In other words even if the government wanted to bail them out, even if they'd survive bailing them out politically they can't, even if they attempted to confiscate everything of value within the nation.
    "Life IS mystical! Its just that we're used to it." - Wolf, the movie
    "Dad, if God is everywhere then, when he's in a piece of paper, is he squished?" - My daughter, age 7

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    Administrator Ross's Avatar
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    Re: Deutsche Bank

    Quote Originally Posted by Fredkc View Post
    DB is within a week of failing.
    I'm sure I heard today that they face 18 Billion in fines...of which they don't have.

    Quote Originally Posted by Fredkc View Post
    When Donald Trump said in the debate that we were in a huge bubble he was exactly correct -- we are.
    OOh yeah...sure are. Every market in the 'free world' is in a bubble. We're seeing property in a crazy frenzied buying spree that's been going on for around 4 yrs. Here in Auckland it's just crazy and makes pre 07 look minor. I have seen the same house bought and sold 3 times in one day. Others are turning over 3 times in a few months. The average price in AUCKLAND has now surpassed $1 million. Several cites around the world are seeing the same thing.

    In Sydney and Auckland and I'm sure elsewhere, Apartment purchasing, off the plans and sold on several times before completion, is rife...Every week I'm reading about Mortgage lenders, Real-estate folk and others, getting caught doing dodgy sh?t as in fudging figures and such...and hey, we've seen this before and guess what happened?

    It's a coming...

    P.S. 'DB is within a week of failing'...if so that could well be the start of a domino effect.
    Last edited by Ross; 09-28-2016 at 10:54 PM.

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    Senior Member Zook_e_Pi's Avatar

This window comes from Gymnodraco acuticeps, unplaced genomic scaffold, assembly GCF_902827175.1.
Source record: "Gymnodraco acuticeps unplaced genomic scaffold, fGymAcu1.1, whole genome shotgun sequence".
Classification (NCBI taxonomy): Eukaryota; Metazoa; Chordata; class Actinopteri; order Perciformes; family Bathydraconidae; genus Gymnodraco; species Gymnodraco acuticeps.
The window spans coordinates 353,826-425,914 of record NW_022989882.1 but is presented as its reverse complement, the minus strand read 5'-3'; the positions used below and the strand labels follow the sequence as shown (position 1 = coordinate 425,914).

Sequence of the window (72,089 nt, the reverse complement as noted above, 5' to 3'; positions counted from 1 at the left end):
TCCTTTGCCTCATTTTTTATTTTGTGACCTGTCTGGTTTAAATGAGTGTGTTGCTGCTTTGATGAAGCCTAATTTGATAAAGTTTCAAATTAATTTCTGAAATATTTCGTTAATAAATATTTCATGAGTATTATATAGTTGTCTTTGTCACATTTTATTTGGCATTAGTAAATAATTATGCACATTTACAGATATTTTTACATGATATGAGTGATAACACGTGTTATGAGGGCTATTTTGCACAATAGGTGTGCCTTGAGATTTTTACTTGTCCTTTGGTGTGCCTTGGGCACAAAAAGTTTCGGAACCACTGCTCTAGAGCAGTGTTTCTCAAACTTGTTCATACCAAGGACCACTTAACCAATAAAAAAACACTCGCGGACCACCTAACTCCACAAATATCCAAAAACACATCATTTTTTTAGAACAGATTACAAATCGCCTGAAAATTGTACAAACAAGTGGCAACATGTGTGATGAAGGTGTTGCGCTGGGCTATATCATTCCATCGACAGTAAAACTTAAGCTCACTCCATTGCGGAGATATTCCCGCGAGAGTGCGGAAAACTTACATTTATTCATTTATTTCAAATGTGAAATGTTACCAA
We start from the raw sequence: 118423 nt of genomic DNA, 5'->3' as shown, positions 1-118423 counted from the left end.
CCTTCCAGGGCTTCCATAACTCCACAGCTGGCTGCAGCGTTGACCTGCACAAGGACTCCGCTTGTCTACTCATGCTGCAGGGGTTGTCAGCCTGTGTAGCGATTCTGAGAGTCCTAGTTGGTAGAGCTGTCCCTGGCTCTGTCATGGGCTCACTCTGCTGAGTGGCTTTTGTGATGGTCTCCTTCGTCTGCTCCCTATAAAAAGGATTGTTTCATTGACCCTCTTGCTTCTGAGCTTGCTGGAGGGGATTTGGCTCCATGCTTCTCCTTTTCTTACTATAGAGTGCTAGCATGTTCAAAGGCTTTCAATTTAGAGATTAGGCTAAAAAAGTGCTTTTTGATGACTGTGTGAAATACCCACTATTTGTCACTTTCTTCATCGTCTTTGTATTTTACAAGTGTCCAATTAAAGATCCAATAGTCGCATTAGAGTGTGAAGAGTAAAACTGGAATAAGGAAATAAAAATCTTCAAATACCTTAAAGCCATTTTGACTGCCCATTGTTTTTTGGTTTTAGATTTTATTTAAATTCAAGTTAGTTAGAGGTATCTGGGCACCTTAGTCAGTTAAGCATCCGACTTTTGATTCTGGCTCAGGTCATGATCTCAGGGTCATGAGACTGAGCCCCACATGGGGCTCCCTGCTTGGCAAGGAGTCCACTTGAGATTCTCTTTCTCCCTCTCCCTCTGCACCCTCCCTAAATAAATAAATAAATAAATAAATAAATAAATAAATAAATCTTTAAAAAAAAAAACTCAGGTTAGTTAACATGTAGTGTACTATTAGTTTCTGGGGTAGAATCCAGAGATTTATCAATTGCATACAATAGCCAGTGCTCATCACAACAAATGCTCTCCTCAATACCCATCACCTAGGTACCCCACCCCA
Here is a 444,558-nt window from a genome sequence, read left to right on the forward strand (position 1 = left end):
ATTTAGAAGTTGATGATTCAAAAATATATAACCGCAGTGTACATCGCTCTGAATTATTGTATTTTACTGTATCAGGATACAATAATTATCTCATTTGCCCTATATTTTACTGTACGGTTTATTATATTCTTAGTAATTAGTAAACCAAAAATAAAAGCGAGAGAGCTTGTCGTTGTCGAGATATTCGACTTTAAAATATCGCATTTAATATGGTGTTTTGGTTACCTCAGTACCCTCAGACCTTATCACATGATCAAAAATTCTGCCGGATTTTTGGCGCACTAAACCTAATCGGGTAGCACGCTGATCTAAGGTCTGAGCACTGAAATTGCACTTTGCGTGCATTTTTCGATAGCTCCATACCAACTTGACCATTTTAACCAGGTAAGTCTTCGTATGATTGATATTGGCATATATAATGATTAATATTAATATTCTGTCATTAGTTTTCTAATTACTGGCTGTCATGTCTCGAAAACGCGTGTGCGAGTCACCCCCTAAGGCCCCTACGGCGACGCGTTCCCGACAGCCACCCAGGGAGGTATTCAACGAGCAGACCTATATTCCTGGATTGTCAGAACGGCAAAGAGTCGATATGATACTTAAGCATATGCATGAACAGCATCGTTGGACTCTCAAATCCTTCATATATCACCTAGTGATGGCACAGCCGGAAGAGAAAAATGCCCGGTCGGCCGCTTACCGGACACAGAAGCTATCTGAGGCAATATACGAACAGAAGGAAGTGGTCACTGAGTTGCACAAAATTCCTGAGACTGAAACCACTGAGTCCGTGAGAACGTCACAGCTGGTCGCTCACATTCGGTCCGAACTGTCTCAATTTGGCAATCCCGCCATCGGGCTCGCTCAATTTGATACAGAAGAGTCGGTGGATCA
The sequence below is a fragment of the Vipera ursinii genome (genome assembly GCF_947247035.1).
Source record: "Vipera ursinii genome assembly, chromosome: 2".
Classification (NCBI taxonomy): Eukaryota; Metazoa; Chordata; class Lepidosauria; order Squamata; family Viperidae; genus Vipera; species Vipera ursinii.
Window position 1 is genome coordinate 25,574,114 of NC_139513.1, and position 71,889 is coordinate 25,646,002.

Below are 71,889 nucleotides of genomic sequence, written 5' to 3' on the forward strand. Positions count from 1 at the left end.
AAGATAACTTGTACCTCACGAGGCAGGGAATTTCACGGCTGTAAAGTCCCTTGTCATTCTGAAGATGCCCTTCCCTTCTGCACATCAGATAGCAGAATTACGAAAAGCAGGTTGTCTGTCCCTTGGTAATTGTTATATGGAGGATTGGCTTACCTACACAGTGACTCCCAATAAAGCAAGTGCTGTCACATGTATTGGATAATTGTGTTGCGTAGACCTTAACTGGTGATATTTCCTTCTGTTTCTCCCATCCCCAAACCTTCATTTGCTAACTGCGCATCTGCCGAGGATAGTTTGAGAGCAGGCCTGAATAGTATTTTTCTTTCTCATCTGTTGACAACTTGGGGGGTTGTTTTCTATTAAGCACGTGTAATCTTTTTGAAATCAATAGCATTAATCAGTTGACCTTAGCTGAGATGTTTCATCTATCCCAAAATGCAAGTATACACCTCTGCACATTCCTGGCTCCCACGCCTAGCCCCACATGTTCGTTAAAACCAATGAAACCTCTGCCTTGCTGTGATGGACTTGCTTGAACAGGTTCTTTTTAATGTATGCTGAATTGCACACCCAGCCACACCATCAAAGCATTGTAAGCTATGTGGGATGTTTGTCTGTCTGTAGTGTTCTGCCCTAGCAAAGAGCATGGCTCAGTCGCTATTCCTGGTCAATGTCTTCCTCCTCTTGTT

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    Re: Deutsche Bank

    A simple thought experiment. General outline. No details.


    Here we go. The quadrillion-dollar derivatives market was meant to exponentiate out of control. You can't have hard assets managing that amount of debt, so naturally, the derivatives market, which is about mathematical functions creating wealth, has assumed this role. Unfortunately, there is no distinction between the currency used in the commerce of hard assets and the commerce of derivatives. Question then begs, who owes the derivatives debt and who owns it?

    Those who own it can call the shots by purchasing up the hard assets, e.g. foreclosure in the broad sense. This is what is happening now. When the hard assets are all purchased, then what? Well, the little guy will have nothing left to purchase and everything will be available for rent and rent only. It won't matter if you land on St. Charles place or on Park Place, the monopoly game has been won. And the winners will now dictate where you may rest or if you may rest. You might have to finish out the days as a vagabond in a boxcar next to the singing ghost of Willie.

    At this point, money itself officially ceases having value, e.g. i's purchasing power effectively expires. What remains of the money paradigm will be its restraining power. It is now just another dog leash. "You want food? Show me your food stamps! You want shelter? Show me some roof stamps! You want a little action? Show me your boob stamps!" That sorta thing.

    Deeds become the day. Own a deed, possess purchasing power ... become a master over someone. Don't have a deed? The slave toilets are over there, flush after you're finished please or you forfeit your damage deposit.


    You good folks may develop it further if you wish, but I'm ending this thought experiment in the hope that a point has been made.


    Pax
    .
    ps: When the game is monopoly, there comes a point when monopoly money no longer carries meaning ... and that point arrives when one player possesses it all. We'll call this winning fcuker: "the elites". The only way to get meaning back now is to clear the monopoly board and start a new game. This is where the derivatives market is heading, the point of no meaning. The only meaningful solution at that point will be to proactively zero the derivatives market. Eliminate it. Push it back into the thin air from which it arrived. After all, this magic market will zero out anyways on its own accord once all the deeds have been purchased. A bit abstract, but hey, it's free.

  6. #4
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    Re: Deutsche Bank

    Quote Originally Posted by Zook_e_Pi View Post
    Those who own it can call the shots by purchasing up the hard assets, e.g. foreclosure in the broad sense. This is what is happening now. When the hard assets are all purchased, then what? Well, the little guy will have nothing left to purchase and everything will be available for rent and rent only.

    Quote Originally Posted by Zook_e_Pi View Post
    And the winners will now dictate where you may rest or if you may rest. You might have to finish out the days as a vagabond in a boxcar next to the singing ghost of Willie.